“For the duration of my speculation the girl felt as if she had been in a world.” And indeed the worlds in Diane Williams’s short fictions only tangentially resemble this one. In Romancer Erector people speak at one another, sentences are stripped of their synapses, and all the paths are overgrown. Certainty is deeply suspect: “‘Is this spinach?’ my son said. We got a good look at it—this is clear, very active, bland, soft, runny, a fluid, a drink to drink to improve oneself with by becoming familiar with it. I acted as if I could do that.” Williams refuses the familiar “comforts” of traditional fiction to giddying, unsettling effect. The speaker-selves in her stories say things like, “Diane’s vulva is a bit better now,” and observe ultra-detachedly that “the shade of the sky is ‘orange glow.’” The shortest pieces are little language Ferris wheels revolving obsessively around one subject, as in “The Idea of Counting,” which consists of 13 almost identical statements (with varying line breaks and one exclamation point) enumerating the number of gems (“It is five gems. It is four gems. It is five gems.”), then ending on “It is more than one gem.” In the titular Romancer Erector, a novella in 17 sections, a bewigged woman who wears decorative ointment and is “two-thirds life-size” goes to visit Cora and Don Musgrave, a couple who live near the Urine River. Intentionally or not, she misperceives everything from social conventions (she has sex with their young son) to intentionality—"A pie is served, but is so carelessly guarded it is eaten"—offering the reader an extended look through alienated and alien eyes.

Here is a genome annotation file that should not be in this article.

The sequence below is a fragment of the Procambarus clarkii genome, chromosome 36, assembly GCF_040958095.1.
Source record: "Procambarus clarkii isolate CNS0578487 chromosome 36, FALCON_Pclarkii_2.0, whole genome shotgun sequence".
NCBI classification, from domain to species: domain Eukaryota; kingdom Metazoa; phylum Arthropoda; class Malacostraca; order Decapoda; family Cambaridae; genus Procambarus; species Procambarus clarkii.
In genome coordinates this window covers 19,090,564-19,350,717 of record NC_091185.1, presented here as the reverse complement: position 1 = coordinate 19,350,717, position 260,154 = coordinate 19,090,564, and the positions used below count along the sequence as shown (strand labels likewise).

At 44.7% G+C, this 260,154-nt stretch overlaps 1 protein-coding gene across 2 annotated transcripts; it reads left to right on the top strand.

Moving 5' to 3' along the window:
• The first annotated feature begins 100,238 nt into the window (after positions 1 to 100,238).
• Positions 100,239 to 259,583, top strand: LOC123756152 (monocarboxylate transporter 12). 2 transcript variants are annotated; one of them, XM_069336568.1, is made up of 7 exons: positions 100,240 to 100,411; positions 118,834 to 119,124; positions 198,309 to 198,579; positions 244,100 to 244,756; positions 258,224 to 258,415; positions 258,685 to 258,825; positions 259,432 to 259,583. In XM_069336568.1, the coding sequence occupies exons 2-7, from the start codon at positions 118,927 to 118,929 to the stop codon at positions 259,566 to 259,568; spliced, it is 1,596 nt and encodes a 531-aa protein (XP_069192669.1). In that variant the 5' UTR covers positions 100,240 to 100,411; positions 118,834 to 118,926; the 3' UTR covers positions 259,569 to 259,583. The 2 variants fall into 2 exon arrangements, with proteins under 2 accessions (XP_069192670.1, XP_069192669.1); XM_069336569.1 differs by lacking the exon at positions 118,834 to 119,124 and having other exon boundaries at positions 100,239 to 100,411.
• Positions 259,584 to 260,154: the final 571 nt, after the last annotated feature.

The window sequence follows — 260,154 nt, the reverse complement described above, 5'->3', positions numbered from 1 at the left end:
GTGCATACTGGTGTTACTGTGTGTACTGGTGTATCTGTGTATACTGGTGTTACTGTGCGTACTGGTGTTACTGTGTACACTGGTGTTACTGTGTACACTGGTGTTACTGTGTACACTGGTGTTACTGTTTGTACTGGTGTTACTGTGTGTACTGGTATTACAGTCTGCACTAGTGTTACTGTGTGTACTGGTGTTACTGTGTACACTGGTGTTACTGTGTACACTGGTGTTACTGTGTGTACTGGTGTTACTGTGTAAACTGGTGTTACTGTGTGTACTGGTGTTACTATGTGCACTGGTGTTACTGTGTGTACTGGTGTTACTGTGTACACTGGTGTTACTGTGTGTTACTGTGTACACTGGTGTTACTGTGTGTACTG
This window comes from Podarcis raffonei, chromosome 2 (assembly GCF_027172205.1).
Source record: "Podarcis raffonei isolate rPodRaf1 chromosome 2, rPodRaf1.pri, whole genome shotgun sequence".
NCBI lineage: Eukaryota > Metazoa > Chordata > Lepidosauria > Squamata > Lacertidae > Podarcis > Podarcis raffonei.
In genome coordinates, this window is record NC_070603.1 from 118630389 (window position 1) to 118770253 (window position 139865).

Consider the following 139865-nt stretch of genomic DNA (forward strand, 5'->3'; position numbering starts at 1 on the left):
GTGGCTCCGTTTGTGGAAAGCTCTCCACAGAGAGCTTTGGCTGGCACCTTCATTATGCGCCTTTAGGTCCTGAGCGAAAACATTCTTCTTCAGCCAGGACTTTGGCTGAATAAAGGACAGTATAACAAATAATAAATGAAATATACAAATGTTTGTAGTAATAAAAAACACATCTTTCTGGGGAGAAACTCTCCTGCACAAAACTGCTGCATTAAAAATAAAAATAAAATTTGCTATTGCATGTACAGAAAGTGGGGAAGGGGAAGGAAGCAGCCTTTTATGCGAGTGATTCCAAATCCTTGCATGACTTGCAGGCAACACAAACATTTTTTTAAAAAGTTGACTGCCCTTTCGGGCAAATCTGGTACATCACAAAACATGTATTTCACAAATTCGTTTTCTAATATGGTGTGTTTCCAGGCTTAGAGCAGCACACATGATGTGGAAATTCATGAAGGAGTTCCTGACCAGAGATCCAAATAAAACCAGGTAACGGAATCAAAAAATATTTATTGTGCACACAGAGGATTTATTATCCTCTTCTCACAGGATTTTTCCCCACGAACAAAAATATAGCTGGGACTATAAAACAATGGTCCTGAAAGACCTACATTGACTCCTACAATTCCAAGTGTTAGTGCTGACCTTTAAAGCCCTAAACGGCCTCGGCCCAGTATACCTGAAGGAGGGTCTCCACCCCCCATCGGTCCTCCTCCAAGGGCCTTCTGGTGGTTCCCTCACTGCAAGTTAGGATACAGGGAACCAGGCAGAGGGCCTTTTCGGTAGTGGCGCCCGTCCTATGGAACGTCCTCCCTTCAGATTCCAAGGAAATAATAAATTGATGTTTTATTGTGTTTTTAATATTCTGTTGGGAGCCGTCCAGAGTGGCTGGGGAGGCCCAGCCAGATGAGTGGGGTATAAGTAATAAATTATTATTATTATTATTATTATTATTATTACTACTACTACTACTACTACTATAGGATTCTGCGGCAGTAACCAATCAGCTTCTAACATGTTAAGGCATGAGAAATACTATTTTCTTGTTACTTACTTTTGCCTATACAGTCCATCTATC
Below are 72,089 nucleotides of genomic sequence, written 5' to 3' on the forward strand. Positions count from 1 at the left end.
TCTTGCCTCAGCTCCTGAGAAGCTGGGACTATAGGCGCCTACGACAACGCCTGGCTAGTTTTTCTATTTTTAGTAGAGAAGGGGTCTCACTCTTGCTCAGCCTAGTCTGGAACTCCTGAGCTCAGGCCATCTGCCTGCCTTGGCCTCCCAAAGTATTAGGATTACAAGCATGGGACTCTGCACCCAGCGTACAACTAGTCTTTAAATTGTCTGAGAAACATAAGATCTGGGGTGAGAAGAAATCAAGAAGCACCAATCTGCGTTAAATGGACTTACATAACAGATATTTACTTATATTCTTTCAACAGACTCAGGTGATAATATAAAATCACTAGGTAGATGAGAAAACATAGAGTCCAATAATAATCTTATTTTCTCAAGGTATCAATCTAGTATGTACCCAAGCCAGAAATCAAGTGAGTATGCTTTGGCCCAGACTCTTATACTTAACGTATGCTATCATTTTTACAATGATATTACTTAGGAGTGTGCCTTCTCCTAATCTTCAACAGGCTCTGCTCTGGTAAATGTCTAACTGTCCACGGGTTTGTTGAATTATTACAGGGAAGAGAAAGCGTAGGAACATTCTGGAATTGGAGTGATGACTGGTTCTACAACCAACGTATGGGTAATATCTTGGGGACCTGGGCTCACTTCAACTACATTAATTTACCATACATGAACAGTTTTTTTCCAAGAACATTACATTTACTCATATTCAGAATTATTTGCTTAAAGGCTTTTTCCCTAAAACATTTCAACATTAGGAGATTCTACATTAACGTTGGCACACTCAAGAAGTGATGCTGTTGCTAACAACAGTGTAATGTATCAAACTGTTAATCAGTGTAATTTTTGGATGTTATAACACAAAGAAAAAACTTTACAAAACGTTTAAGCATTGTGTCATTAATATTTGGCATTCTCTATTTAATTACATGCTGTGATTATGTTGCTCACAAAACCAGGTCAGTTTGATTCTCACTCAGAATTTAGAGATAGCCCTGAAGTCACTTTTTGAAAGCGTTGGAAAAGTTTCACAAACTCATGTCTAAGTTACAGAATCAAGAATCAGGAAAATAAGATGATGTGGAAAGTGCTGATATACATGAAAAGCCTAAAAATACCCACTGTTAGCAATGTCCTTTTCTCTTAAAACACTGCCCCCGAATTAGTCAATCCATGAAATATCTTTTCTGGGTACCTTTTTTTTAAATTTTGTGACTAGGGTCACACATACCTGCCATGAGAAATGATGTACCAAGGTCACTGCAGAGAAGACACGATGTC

Diane Williams’s Romancer Erector: A Novella and Stories was published by Dalkey Archive Press in late 2001.